Woman tricked into taking abortion pill throws weight behind unborn victims of violence bill
TALLAHASSEE, FL, June 12, 2013 (LifeSiteNews.com) – Remee Lee says that after her boyfriend tricked her into taking an abortion-inducing drug, she was “devastated for being robbed of the opportunity to be a mother.” Now, she is supporting a Florida state law to “make sure this never happens again to any other woman.”
She and her family have publicly urged the state legislature to pass the Offenses Against Unborn Children bill. It would enable the state to prosecute anyone who kills an unborn child before the point of viability.
The measure, which was introduced by Republican State Rep. Larry Ahern of St. Petersburg, has stalled in Tallahassee for the last three years.
"We hope and strongly encourage that members of the Florida House and Senate pass a Remee Lee law criminalizing the types of actions inflicted against Remee and her unborn baby," said Lee's attorney, Gil Sanchez.
When the 26-year-old became pregnant in February, she was overjoyed, but her boyfriend, John Andrew Welden, felt differently.
“Every woman dreams of becoming a mom,” she said. “I was never going to do anything but go full-term with it, and he did not want me to.”
Police say that Welden confessed that he lied to Remee and told her that she had an infection, giving her a bottle of Cytotec (misoprostol) that he had falsely labeled as “Amoxicillin.” He reportedly obtained the pills – which Lee referred to as his “weapon of choice” – by forging the signature of his father, an OB-GYN who treats infertile couples.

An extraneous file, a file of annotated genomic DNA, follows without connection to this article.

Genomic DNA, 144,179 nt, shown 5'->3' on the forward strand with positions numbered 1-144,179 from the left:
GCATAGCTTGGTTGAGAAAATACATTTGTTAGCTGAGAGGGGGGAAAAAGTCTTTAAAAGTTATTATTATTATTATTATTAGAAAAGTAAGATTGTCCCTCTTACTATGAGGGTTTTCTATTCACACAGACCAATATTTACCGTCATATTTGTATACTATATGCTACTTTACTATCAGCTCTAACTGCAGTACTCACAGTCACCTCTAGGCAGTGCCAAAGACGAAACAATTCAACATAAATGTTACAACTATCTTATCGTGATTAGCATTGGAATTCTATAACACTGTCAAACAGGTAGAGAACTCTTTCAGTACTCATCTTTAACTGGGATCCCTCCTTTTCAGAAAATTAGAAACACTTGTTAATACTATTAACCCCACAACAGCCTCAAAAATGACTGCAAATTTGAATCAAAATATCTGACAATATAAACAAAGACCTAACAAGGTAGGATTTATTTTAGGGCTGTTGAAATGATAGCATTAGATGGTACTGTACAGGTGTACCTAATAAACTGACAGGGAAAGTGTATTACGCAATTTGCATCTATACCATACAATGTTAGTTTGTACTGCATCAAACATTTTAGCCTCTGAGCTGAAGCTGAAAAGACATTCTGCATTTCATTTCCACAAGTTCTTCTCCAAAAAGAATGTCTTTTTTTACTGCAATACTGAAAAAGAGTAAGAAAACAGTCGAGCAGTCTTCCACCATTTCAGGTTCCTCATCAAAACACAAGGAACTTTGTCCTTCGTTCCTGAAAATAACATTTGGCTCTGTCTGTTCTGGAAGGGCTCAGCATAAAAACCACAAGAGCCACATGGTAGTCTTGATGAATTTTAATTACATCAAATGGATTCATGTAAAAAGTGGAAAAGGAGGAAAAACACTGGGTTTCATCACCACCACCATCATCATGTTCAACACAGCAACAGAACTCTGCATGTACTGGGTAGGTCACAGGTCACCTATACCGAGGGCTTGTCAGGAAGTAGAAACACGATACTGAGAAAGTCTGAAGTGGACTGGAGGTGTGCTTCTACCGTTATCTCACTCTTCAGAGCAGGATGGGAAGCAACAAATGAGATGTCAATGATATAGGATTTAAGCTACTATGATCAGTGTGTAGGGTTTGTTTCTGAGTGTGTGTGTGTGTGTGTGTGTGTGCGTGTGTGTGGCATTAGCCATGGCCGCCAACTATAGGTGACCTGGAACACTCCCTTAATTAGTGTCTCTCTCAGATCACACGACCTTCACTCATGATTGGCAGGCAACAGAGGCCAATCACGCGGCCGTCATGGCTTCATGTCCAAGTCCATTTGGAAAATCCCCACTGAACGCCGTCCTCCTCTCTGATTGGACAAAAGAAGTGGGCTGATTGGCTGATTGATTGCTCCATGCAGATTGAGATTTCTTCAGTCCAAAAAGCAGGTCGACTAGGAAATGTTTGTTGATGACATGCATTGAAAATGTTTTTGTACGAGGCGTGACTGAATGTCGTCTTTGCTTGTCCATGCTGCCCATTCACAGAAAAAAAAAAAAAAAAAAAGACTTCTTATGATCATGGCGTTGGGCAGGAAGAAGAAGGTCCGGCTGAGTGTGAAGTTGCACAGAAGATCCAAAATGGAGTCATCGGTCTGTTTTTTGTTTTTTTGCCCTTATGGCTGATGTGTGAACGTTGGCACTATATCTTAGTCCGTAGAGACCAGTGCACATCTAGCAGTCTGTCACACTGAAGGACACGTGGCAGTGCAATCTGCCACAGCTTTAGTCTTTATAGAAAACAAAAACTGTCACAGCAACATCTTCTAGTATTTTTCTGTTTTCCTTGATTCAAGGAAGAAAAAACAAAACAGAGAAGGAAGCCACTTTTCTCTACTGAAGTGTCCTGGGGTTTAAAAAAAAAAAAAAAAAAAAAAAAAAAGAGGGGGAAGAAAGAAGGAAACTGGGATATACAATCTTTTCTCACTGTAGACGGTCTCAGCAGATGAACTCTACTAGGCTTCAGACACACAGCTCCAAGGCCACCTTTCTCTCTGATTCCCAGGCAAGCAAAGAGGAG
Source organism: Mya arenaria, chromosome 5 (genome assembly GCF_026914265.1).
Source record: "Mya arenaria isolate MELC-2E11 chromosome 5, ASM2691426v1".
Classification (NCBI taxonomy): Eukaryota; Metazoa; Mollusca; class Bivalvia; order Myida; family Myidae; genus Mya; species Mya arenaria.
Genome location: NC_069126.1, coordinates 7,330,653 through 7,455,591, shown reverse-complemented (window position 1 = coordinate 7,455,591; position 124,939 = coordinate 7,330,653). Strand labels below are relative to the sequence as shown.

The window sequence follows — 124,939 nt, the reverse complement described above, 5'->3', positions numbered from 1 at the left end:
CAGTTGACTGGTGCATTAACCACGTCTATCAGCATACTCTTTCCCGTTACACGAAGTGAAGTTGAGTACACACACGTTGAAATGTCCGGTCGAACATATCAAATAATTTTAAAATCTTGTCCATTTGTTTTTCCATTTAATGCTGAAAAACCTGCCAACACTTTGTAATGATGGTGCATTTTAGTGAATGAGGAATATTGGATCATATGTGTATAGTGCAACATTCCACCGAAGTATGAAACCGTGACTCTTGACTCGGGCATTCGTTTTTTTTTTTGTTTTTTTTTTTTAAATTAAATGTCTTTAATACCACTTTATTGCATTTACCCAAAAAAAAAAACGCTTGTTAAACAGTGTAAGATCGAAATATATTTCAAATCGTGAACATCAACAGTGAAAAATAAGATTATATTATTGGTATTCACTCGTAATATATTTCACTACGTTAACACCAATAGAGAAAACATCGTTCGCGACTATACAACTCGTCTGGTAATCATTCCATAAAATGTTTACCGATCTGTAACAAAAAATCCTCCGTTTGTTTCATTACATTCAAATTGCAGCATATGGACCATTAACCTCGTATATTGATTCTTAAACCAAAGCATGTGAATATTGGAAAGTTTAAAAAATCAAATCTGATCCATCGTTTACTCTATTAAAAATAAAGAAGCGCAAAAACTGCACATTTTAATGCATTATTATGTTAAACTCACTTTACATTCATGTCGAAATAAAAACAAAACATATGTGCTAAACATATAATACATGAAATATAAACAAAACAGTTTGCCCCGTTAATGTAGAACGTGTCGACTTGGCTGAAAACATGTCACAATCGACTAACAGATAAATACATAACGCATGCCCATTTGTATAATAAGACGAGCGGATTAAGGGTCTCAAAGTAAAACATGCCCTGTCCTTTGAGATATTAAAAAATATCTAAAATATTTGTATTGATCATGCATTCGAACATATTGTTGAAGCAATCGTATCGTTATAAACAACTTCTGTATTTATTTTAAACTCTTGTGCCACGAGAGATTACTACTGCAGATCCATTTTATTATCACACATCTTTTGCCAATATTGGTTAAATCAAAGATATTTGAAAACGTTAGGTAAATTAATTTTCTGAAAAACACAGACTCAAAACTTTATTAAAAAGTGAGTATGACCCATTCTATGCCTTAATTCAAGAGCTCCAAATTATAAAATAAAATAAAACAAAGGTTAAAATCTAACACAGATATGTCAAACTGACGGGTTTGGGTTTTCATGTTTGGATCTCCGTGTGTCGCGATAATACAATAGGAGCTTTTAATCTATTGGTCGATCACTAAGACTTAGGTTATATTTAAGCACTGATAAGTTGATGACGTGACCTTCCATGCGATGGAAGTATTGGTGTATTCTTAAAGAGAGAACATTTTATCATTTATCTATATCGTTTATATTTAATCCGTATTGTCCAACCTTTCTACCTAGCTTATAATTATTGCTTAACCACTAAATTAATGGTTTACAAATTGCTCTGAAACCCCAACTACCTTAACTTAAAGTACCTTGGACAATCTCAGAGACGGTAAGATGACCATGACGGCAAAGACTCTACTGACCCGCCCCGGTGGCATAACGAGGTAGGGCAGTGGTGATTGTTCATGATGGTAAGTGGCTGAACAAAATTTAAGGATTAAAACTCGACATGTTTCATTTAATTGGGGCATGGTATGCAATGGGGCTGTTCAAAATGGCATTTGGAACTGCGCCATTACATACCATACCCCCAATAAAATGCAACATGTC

After taking a pill, she miscarried at a local hospital, on Easter Sunday.
U.S. Magistrate Judge Anthony Porcelli charged Welden last month with one count of first-degree murder for the death of his child, as well as product tampering with reckless disregard for Remee's safety.
Officers say they recorded Welden's confession at the Hillsborough County Sheriff's Office – but had he not been accused of the federal charge of product tampering, prosecutors could not have charged him with murder under the federal Unborn Victims of Violence Act, nor under any Florida statute. Currently, Florida is one of 14 states that provide no legal remedy for mothers whose unborn children are killed before the point of viability.
Lee still looks back at the loss of her nearly 7-week child in disbelief. "It was our baby,” she said. She had even picked out a name, Memphis Remington.
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Welden is currently being held without bail and considered a flight risk. If convicted, Welden will face life in prison. But the current loophole in the law could let others go free.
That would only add insult to injury, say Lee's family members. “I'm feeling very sad,” said Remee's mother, Rosa, “devastated and concerned for my daughter.”
“I can only sympathize with [Lee] and her family and what they're going through,” Rep. Ahern told the Tampa Bay Times. He has until next month to introduce a revised bill in Remee or Memphis' honor.
“This type of law should be in place not just in Florida but in all states,” Sanchez said.
Remee has said through Sanchez that she will lobby for the bill during the trial and speak out publicly if it is not passed before a verdict is reached.
Her father, Edward Lee, said it is a matter of justice. "We want the full weight of the law administered against the individual that caused this tragedy. We do not want this to happen to any other daughter."
He and Rosa have suspended their $15,000 lawsuit against Welden to focus on the criminal trial.
Pro-life advocates warn that with misoprostol readily available and Plan B about to be sold over-the-counter, more cases like Remee's may not long in coming.